I think it was mainly the discussion with the authors and practical examples of how to address specific issues in this field. The fact is that there is strong competition in the computer industry. Every day a thousand games are produced around the world and it is very difficult to succeed. The development of a single game takes a long time and the authors do not receive adequate remuneration. The guests from the Czech Republic spoke to us not only about development and financing, but also about marketing, because without massive promotion you simply cannot succeed in an international environment.

Why is it that our developers succeed globally?

They told us that every time they work on a new game, they don’t think just about the local market but they always try to reach the international audience. Just have a look at the Czech authors of Beat Saber, a game that was recently bought by Facebook, or the Czech programmers of Mafia 3; the game is a global hit. It was interesting to me that you don’t have financial support for programmers from large state institutions, but apparently this works on the regional and city level. For the first time in history, our festival cooperated with the Czech Centre in Brussels and I hope that we’ll figure something out again. Until recently I didn’t know that you have 25 branches of Czech Centres to promote Czech culture around the globe. We can only dream about something like that in Belgium!

I almost tell myself that we are proud to be Czechs!

Your developers never put it this way, but I understand that they are definitely proud of their origin. They adhere to their Czech roots and I think this is one thing that differentiates them on the international market. They offer original themes and interpretations, and you can see that this is what computer fans like.

You’ve mentioned that you like the idea of Czech Centres. Is it true that there is nothing like long-term promotion of Belgian culture abroad?

This is a bit trickier because the main question is what actually “Belgian culture” is. Each of our regions is completely different and we rarely find something that brings us together. We are a small country and therefore understand the problems that similar European countries have. Culture is also a question of language and we don’t have a single language and maybe that’s why we don’t have a single promotion of culture. It has been discussed many times in our history which language will prevail and where the borders will be.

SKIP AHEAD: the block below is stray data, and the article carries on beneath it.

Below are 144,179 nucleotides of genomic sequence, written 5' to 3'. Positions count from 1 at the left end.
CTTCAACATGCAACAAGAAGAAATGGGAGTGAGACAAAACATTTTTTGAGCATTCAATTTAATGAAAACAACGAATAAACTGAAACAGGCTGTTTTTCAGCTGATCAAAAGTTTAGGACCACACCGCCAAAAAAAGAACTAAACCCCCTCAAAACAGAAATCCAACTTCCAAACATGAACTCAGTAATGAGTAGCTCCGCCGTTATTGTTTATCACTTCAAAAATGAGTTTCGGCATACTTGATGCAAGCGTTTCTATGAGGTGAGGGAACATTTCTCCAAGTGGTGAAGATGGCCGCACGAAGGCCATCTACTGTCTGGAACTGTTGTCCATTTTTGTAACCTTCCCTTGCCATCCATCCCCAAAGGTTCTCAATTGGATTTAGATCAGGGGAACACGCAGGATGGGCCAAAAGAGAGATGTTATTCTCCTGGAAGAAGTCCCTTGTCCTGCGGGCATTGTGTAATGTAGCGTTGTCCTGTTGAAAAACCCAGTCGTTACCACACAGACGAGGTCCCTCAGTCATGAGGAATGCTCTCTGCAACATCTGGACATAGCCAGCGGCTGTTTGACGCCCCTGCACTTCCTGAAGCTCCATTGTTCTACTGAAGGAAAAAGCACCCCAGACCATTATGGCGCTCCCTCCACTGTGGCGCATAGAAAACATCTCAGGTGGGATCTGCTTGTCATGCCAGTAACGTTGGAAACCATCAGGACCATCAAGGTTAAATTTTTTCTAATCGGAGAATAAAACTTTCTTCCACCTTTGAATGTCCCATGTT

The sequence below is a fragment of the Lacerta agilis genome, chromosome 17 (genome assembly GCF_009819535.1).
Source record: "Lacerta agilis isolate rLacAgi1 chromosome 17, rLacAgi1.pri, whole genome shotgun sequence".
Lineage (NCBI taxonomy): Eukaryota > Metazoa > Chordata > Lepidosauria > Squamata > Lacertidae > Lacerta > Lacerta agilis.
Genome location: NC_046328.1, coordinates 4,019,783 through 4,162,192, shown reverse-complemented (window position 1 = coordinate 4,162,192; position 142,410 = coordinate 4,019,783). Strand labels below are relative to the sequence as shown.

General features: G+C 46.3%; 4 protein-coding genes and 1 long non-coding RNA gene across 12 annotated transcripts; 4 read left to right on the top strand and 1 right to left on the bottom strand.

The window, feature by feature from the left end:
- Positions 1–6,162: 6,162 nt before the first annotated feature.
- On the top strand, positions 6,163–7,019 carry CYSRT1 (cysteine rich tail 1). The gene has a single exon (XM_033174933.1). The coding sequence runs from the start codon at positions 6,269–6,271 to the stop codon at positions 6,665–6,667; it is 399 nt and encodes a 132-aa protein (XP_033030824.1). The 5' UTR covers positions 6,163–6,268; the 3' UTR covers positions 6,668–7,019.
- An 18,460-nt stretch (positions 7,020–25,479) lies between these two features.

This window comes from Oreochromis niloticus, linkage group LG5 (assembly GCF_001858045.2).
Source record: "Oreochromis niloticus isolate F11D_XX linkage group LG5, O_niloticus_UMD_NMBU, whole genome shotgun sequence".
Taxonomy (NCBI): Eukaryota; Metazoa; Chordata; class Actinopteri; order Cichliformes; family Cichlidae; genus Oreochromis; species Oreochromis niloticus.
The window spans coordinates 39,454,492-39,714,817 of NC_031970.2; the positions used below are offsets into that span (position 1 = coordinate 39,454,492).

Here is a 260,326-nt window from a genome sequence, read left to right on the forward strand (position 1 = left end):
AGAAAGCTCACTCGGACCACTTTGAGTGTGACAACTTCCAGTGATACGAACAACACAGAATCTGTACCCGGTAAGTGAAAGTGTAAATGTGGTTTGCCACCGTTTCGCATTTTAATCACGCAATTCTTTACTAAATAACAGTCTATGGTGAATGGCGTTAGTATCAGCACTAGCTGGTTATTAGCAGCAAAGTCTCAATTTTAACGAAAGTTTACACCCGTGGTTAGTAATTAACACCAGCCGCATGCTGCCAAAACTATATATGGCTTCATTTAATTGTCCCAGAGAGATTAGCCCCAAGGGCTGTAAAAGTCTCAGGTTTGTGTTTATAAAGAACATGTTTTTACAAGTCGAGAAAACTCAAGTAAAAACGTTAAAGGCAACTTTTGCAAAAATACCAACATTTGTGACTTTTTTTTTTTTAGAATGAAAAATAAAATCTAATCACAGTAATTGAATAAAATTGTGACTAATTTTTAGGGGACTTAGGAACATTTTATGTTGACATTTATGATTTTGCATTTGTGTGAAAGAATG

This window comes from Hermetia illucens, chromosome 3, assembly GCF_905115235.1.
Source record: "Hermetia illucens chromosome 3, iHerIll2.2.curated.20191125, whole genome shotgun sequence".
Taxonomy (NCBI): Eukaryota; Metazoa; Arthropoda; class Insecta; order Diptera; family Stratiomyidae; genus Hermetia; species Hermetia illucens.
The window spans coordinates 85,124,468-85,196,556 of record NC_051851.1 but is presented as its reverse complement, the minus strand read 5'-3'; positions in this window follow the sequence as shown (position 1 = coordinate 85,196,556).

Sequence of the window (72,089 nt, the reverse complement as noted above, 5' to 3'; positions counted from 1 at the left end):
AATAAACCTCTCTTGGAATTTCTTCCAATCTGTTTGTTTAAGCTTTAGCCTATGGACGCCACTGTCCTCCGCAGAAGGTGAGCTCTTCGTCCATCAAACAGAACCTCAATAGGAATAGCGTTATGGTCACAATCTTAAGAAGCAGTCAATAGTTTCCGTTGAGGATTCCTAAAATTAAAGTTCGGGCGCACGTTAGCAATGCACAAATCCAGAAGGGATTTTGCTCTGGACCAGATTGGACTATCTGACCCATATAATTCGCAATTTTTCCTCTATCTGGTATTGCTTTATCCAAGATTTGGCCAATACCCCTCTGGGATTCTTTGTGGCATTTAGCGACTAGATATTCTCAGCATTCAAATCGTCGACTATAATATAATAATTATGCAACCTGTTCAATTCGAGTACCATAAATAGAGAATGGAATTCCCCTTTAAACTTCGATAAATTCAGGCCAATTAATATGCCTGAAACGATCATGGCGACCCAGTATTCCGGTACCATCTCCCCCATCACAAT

When Czechoslovakia split in 1990s, we thought you gave us a lead. We thought: “The Czechs have done it, maybe we’ll do it one day as well!”

 


Studied philosophy and taught history, French and philosophy at secondary schools in Belgium. Between 2010 and 2018 was the director of the computer section of the QUAI10 cultural centre in Charleroi. Since 2014 has been involved in projects that combine educative programmes and computer games. For five years has coordinated the MEET & BUILD festival, which focuses on professionals in the computer industry.


 

Amanita

 

Atentát 1942


 

 

The project was conceived in cooperation with the Embassy of the Czech Republic in Belgium (supported by the PROPED programme), the South Moravian Region, the City of Brno, the City of Prague, MEP Martina Dlabajová, CzechTrade/CEBRE and GameDev Area Brno.